I think a bigger gray area exists between major and minor highways, particularly in rural areas, but as part of determining that, I ask myself the same thing, scaled up a little: Is this a road I could travel through on for, say more than 10 or 15 miles? If yes, then it could be a major highway; otherwise, it's probably just a minor highway.

Of course there are other criteria to consider as well, but part of it, I think, should be how much consideration do you want to give a particular road segment as a trip it's considered for gets longer.
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Re: Primary Streets (US)

Postby PhantomSoul » Wed Dec 05, 2012 11:08 pm

jondrush wrote:Guess you've never driven in the Midwest much. Sometimes a farmer with political influence got a interstate exit to his farm lane. No rule can be hard and fast. I have at least one example of a non-primary road getting an exit in my area too.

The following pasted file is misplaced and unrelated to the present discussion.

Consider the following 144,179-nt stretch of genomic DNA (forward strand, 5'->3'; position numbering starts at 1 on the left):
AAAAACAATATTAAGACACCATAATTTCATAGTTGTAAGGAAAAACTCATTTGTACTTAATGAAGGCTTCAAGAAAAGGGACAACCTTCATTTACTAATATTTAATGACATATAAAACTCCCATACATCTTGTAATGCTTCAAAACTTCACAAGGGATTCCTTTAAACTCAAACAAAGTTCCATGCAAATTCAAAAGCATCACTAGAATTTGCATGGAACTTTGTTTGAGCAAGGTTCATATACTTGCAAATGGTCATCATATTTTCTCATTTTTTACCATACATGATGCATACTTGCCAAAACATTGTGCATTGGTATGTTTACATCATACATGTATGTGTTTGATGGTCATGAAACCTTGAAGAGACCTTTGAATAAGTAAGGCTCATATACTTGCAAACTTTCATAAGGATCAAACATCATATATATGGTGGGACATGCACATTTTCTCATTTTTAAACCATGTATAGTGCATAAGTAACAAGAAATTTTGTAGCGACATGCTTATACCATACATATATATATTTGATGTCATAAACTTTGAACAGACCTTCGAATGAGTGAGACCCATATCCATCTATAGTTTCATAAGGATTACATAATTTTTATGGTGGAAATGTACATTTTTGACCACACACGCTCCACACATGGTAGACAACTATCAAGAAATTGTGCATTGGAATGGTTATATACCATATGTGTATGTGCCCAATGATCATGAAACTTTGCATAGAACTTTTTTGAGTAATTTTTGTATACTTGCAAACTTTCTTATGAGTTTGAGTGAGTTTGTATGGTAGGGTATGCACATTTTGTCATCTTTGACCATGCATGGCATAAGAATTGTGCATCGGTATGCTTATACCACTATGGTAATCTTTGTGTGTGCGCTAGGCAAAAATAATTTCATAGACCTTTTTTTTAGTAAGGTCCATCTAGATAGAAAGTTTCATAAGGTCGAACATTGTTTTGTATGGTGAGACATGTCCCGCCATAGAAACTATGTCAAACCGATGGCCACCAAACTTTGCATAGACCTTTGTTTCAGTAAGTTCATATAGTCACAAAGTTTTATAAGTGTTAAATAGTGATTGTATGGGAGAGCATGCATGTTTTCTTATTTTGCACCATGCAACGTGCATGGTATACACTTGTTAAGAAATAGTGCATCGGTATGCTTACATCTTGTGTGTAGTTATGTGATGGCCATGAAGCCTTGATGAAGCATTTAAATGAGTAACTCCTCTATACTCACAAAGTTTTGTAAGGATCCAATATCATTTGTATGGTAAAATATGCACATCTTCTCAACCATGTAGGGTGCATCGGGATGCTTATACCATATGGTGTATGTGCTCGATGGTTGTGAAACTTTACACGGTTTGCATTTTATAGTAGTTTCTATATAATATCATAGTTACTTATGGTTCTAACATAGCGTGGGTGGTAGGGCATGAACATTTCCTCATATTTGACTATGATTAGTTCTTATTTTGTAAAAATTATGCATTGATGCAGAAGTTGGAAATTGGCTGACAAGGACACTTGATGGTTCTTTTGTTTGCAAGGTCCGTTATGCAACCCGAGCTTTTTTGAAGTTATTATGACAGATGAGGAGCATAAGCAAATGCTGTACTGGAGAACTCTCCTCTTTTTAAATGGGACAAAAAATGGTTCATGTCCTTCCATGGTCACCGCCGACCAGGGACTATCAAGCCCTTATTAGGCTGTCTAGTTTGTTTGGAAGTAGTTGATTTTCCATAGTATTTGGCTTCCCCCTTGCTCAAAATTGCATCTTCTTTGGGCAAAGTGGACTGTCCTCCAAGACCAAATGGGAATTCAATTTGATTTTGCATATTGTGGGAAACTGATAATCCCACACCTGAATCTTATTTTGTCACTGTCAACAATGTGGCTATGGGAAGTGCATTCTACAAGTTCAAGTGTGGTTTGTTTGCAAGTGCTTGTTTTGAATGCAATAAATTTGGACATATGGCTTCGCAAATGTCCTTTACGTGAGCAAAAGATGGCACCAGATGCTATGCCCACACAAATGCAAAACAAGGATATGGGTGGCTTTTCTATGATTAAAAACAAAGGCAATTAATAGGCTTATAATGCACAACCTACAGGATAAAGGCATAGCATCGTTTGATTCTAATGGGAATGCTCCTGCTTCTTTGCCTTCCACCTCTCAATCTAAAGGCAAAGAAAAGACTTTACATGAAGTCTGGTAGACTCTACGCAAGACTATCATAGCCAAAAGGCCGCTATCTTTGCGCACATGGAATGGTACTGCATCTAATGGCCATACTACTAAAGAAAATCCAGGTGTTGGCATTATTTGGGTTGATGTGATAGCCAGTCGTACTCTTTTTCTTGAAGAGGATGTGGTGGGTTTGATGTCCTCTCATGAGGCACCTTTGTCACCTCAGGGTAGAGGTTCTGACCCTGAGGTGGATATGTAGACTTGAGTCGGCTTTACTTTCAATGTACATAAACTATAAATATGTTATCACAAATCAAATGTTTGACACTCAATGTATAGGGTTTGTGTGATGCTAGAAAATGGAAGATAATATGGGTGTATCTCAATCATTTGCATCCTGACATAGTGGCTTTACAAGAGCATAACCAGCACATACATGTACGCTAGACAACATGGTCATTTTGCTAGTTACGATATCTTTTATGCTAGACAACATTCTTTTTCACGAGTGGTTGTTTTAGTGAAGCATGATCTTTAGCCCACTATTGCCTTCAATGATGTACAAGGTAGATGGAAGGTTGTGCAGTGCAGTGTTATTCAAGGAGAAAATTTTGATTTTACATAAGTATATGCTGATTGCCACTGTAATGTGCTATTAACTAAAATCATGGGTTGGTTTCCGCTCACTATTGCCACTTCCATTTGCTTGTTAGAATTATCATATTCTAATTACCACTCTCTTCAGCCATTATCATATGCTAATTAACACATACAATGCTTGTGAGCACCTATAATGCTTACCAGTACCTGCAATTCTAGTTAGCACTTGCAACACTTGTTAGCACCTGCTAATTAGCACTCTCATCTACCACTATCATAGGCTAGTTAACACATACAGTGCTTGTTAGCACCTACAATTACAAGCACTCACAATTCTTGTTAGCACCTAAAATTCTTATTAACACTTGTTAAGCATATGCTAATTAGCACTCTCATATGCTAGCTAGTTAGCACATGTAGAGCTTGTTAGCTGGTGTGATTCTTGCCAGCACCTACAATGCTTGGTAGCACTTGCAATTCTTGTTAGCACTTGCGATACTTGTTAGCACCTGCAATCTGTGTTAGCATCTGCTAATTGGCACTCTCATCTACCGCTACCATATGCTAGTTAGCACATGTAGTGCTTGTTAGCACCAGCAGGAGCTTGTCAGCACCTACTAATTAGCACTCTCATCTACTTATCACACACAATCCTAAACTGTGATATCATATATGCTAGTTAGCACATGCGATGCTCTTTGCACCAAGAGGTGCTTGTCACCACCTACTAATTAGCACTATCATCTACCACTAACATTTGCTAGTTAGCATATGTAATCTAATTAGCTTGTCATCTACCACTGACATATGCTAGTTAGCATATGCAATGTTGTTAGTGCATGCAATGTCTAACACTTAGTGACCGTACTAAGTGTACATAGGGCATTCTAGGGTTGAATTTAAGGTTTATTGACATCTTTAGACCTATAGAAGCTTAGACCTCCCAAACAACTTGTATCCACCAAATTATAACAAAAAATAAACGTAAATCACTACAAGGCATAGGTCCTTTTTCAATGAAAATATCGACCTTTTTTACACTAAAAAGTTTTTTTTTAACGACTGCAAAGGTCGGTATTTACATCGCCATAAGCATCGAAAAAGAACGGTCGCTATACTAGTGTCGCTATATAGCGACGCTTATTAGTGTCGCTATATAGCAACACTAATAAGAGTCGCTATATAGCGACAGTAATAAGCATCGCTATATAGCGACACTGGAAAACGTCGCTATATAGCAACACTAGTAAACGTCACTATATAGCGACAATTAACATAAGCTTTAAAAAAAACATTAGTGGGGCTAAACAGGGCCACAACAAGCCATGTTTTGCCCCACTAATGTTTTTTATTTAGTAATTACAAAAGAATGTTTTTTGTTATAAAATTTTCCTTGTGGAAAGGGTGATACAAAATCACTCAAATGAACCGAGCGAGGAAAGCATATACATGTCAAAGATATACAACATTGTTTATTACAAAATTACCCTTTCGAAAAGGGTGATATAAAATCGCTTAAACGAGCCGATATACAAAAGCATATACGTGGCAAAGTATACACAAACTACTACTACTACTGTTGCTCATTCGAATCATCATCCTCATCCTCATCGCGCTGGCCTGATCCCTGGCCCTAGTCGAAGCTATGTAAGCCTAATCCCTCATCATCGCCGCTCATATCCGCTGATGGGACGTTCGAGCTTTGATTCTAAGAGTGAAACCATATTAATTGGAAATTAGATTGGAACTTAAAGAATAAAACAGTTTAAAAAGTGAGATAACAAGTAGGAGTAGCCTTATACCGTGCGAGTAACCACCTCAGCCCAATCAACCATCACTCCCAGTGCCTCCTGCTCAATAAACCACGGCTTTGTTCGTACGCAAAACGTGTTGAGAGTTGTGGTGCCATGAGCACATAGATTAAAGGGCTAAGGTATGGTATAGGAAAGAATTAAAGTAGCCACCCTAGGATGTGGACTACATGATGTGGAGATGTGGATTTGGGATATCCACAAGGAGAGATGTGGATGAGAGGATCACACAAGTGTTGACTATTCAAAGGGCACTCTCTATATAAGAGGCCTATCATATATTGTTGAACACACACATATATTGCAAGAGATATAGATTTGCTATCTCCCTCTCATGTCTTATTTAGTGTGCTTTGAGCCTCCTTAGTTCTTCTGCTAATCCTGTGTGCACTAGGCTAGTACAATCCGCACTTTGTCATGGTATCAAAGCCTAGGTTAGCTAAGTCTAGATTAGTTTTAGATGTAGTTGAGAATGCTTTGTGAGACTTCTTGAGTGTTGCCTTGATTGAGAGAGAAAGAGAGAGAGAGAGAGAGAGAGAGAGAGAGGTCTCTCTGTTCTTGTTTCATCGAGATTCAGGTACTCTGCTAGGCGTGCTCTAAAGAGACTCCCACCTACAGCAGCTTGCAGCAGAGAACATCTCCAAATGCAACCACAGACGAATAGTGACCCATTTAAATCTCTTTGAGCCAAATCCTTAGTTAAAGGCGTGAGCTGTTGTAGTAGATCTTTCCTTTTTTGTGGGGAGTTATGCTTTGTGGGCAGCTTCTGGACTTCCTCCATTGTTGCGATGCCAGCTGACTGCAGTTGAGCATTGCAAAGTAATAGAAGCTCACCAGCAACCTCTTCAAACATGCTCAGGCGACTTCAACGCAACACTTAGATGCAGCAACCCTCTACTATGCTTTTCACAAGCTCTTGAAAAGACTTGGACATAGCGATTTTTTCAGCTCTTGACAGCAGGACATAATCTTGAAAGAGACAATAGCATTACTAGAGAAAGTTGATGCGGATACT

As far as roads changing type, I think if we insert the phrase "long stretches" in the rules (guidelines?) We can allow for changing types. I don't like seeing patchworks, but I do like seeing long stretches of road type reflected in the color coding.


Correct me if I'm wrong, but doesn't having full access to a highway (such as a traffic light or grade-separated interchange) make a road a primary street (or as they're often called, collector road) by definition? I would imagine you'd want routing algorithms to/from local origins or destinations to route via that signal or interchange.

In all fairness of the Midwestern example, though, it probably doesn't make much sense to upgrade a street to a primary street if there are no other streets you can turn to/from it.

I don't like seeing patchworks either, but in reality, many roads are often improved in chunks as needed, creating a longer roadway with varying use/capacity, and to accurately reflect that, we're kind of stuck with the patchwork, at least a little. New Jersey is notorious for doing this kind of stuff...
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Re: Primary Streets (US)

Postby Spil » Thu Dec 06, 2012 2:35 am